A new month today and there is a chill in the air and the grass is heavy with dew. The trees are yet to show colour, but the autumn bulbs are up and pushing a flare of brilliance against the drawing back that is happening around them.
Today’s posy, the first of October, captures some of this late vibrancy. I have known and grown Nerine bowdenii since I was a teenager. Geraldine, our neighbour, had them growing in the root zone of a huge fig at the foot of a south-facing wall. The fig had long outgrown any ambitions to be trained, but its lofty frame allowed you to walk underneath it and the sun to slide in and bake the ground at its feet. A good baking is what Nerine like as it makes them feel like they are not so far from their origins in the Drakensburg Mountains of South Africa. They grow there in rocky ground and, though they are capable of surviving a -15°c chill, a free-draining soil and reflected heat will help them to flower better here in Britain.
I have a collection of plants gathered from here and there as I have come across good forms. The best – the pure white ‘Blanca Perla’ and palest shell pink ‘Ostara’ – are kept in pots and brought up to the side door to keep us company when they are in flower. A mixed batch, which I bought unnamed and which range from white through to a hot sugary bubble-gum pink, are planted at the base of my espaliered pears in the Kitchen Garden. They get the benefit of a south-facing position, the radiated heat from the wall and, importantly, an absence of competition. Their foliage, which needs all the light it can get, hates to be overshadowed by neighbours so keep them to the front of a sunny bed if you want to grow them in company.
A row of Geraldine’s bulbs, which I have moved about with me from garden to garden over the years, are shortly to be transplanted to their new position from the stock beds. The best time to move them is immediately after they have finished flowering as their foliage is becoming dormant then. I will move entire clumps and not divide them, as they flower best when in a tight community. Established clumps will tell you how they like to live, for the bulbs will mound up out of the ground to sunbathe rather than dwell below the surface as most bulbs do. I will plant the clumps on a hot, south-facing slope where the sun slides in under a limbed-up holly. Though there is the necessary light for baking the conditions are tougher there and the bulbs will put more energy into flower than leaf.
The flowers rise up as the summer foliage is waning and sap the last of its strength in the process. Tall stems – sometimes as much as a couple of feet – stand alone by the time the flower sheaths split in response to the flowers’ swelling. They are in flower for weeks, from early in September in some years, running on well into November if the weather is kind. As cut flowers they can last a good fortnight in a vase.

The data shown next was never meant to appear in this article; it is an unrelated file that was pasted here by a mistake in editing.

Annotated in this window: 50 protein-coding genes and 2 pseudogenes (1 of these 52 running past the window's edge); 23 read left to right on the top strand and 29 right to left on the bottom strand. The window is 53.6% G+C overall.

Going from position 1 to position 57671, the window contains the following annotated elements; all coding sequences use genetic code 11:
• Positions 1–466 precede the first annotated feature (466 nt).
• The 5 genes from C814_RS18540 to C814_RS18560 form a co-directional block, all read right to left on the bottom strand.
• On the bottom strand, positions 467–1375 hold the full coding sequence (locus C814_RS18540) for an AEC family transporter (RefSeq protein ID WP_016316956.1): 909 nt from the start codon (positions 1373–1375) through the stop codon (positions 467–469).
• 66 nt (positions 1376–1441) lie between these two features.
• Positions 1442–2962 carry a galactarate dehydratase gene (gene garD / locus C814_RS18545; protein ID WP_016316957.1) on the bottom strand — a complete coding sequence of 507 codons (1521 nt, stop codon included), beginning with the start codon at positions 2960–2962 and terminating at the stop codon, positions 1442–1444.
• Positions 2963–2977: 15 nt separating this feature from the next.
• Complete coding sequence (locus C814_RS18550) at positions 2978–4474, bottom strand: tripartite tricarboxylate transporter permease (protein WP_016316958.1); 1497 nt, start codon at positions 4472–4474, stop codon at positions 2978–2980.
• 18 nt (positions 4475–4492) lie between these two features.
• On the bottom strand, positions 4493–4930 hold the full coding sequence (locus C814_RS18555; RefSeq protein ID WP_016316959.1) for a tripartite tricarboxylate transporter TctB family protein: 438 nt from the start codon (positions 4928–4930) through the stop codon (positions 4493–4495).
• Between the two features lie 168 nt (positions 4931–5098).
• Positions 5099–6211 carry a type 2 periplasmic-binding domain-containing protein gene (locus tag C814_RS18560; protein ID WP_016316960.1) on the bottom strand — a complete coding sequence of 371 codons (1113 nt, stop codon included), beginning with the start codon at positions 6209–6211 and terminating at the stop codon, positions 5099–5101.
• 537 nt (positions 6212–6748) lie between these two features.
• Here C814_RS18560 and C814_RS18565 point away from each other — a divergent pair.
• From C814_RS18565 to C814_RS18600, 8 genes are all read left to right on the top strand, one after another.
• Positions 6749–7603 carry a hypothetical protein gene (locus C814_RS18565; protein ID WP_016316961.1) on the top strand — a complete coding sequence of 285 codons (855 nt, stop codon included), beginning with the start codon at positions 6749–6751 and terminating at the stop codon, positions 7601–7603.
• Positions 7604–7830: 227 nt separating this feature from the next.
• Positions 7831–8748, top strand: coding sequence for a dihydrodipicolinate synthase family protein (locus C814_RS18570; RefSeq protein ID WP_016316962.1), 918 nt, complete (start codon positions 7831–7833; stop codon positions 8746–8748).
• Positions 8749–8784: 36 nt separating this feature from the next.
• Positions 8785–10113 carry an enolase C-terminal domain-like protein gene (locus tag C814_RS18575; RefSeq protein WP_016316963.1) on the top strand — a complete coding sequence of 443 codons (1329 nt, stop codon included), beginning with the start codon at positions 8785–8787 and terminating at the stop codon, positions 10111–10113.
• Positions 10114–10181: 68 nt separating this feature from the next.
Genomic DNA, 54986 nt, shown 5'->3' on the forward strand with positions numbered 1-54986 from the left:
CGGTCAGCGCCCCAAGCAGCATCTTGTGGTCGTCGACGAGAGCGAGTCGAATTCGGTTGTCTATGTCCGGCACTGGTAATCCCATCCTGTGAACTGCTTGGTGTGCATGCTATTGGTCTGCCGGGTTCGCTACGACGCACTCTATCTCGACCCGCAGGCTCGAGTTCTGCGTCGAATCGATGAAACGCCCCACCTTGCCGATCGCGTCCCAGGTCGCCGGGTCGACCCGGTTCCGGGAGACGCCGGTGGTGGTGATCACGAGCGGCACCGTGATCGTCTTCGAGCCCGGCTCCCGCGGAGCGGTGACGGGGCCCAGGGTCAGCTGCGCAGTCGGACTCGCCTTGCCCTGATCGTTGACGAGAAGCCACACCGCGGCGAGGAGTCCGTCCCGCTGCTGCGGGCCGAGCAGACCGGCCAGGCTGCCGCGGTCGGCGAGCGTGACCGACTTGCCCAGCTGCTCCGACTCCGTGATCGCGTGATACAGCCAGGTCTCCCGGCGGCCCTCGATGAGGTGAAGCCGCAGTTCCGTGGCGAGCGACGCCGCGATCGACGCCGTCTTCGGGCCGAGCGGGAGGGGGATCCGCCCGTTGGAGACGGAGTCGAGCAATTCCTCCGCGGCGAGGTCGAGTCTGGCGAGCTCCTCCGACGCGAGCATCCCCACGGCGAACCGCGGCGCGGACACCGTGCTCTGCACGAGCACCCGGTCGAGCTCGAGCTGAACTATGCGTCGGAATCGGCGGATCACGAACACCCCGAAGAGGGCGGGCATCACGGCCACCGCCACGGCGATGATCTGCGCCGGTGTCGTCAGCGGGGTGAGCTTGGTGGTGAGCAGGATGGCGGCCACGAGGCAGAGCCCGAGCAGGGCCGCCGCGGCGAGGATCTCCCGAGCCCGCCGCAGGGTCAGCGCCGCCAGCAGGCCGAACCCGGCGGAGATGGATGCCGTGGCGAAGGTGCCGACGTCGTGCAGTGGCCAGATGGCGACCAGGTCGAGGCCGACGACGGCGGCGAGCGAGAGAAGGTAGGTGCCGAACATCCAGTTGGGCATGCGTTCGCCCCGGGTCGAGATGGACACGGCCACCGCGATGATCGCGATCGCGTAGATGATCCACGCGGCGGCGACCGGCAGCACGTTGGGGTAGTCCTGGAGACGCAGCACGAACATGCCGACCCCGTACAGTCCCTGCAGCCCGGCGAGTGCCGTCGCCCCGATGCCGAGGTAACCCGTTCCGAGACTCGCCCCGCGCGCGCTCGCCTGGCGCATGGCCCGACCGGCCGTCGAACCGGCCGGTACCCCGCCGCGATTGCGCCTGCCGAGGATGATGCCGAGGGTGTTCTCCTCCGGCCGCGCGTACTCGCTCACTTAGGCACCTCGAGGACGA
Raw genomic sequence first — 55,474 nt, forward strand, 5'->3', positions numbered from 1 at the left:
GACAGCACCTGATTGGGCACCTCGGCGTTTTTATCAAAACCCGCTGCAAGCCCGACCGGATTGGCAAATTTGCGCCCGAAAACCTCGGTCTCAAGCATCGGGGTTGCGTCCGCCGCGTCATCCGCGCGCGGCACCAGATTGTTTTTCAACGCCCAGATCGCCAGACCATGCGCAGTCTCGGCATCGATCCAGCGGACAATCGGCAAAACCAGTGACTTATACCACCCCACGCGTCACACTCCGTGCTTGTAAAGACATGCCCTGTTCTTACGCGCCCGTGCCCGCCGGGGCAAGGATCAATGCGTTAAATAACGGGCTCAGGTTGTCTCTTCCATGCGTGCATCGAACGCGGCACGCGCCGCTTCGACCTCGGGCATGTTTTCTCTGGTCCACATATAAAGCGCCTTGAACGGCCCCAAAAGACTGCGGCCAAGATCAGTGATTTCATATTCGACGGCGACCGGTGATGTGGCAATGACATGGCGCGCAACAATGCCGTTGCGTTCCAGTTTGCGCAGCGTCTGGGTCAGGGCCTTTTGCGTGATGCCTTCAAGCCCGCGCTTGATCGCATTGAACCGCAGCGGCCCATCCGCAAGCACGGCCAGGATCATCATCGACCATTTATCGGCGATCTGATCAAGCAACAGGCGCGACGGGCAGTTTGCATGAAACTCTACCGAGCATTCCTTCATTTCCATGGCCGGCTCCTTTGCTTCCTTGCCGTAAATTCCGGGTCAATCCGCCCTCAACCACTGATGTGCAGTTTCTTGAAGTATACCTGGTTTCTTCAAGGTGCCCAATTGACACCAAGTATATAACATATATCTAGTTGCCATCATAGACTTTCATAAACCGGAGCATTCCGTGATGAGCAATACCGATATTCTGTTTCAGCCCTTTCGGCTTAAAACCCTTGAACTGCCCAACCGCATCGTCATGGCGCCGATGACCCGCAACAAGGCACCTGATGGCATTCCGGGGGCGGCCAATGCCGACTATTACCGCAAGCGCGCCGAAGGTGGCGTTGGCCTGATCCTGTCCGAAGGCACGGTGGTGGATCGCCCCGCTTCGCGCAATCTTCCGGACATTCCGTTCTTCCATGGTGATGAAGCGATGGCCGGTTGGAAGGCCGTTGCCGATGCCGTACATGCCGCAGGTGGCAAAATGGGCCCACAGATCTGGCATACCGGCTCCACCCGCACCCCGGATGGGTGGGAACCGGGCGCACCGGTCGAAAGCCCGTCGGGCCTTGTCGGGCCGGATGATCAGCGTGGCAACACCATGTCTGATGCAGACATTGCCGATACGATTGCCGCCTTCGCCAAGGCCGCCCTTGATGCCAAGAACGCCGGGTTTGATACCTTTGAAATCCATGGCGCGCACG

Schizostylis also hail from South Africa. In contrast to Nerine their foliage is almost evergreen, but they also hate competition and will fail to flower if overshadowed. However, here the parallel ends. They prefer damp ground or certainly moisture-retentive soil, so the posy makes a combination that is good for colour contrast, but not really achievable in the garden. That said, I have them here on the south-facing slopes and the plants have not complained in our hearty loam. They were given to me as spring divisions by Josie and Rachel, our neighbours up the lane. They run through their garden in drifts, appearing with asters and colchicum. So far, in the four years I have grown them in one place they have not needed dividing, but everything points to the plants needing it soon and they let you know when with shy flowering.
Schizostylis coccinea ‘Major’ is probably the best and most commonly available form. The satiny flowers are a gleaming brilliant red. In the past I have experimented with ‘Sunrise’, a soft apricot-pink, and have ‘Mrs. Hegarty’ – a pale shell pink – from the same neighbours, but both seem to be shy-flowering in comparison. I may simply have not found them a home that suits yet. My rule is that you have to move a plant at least three times to give it a chance of finding its niche, so I’m holding on final judgement for the moment.
The Salvia ‘Jezebel’ is part of a salvia trial I’m running to find the good forms of Salvia greggii and it’s closely related cousins. The plants were selected from Dyson’s Nurseries three years ago now at the Dixter Plant Fair (running this weekend) and the best have proved themselves already. Bushy by nature and happy to live in your hottest, driest position, I have found they are excellent in pots or for prolonging the flowering period of a woody herb or mediterranean combination. ‘Jezebel’ has outgrown her neighbours, rising up to 90cm over the summer and flowering continuously since July. If you brush against them the sticky foliage and bronze calyces smell of blackcurrants and spice. The flowers age from a vivid cherry-red to a slightly softer pink before they fall. The bees love it and I know already that it’s a keeper.